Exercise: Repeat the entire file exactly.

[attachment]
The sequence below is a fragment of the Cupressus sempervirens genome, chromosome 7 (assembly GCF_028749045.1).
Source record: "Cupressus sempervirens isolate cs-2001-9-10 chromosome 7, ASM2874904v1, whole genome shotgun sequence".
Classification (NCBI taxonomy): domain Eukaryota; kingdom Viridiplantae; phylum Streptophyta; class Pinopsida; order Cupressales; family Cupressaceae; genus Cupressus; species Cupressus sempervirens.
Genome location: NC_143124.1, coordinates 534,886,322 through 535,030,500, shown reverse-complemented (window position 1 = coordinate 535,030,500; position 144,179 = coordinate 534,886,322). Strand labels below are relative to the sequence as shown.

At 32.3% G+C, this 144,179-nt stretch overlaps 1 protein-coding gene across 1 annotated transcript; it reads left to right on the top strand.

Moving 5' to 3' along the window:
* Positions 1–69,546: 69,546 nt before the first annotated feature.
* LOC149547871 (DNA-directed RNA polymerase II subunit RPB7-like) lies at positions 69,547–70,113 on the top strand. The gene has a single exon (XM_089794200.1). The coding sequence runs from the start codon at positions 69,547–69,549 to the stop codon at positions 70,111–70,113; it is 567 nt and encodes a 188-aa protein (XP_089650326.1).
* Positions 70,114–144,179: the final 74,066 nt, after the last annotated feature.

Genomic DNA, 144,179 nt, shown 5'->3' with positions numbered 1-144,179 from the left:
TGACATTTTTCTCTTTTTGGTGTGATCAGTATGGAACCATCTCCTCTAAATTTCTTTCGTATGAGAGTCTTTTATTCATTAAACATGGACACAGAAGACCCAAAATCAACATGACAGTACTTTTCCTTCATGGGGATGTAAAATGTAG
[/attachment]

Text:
The sequence below is a fragment of the Cupressus sempervirens genome, chromosome 7 (assembly GCF_028749045.1).
Source record: "Cupressus sempervirens isolate cs-2001-9-10 chromosome 7, ASM2874904v1, whole genome shotgun sequence".
Classification (NCBI taxonomy): domain Eukaryota; kingdom Viridiplantae; phylum Streptophyta; class Pinopsida; order Cupressales; family Cupressaceae; genus Cupressus; species Cupressus sempervirens.
Genome location: NC_143124.1, coordinates 534,886,322 through 535,030,500, shown reverse-complemented (window position 1 = coordinate 535,030,500; position 144,179 = coordinate 534,886,322). Strand labels below are relative to the sequence as shown.

At 32.3% G+C, this 144,179-nt stretch overlaps 1 protein-coding gene across 1 annotated transcript; it reads left to right on the top strand.

Moving 5' to 3' along the window:
* Positions 1–69,546: 69,546 nt before the first annotated feature.
* LOC149547871 (DNA-directed RNA polymerase II subunit RPB7-like) lies at positions 69,547–70,113 on the top strand. The gene has a single exon (XM_089794200.1). The coding sequence runs from the start codon at positions 69,547–69,549 to the stop codon at positions 70,111–70,113; it is 567 nt and encodes a 188-aa protein (XP_089650326.1).
* Positions 70,114–144,179: the final 74,066 nt, after the last annotated feature.

Genomic DNA, 144,179 nt, shown 5'->3' with positions numbered 1-144,179 from the left:
TGACATTTTTCTCTTTTTGGTGTGATCAGTATGGAACCATCTCCTCTAAATTTCTTTCGTATGAGAGTCTTTTATTCATTAAACATGGACACAGAAGACCCAAAATCAACATGACAGTACTTTTCCTTCATGGGGATGTAAAATGTAG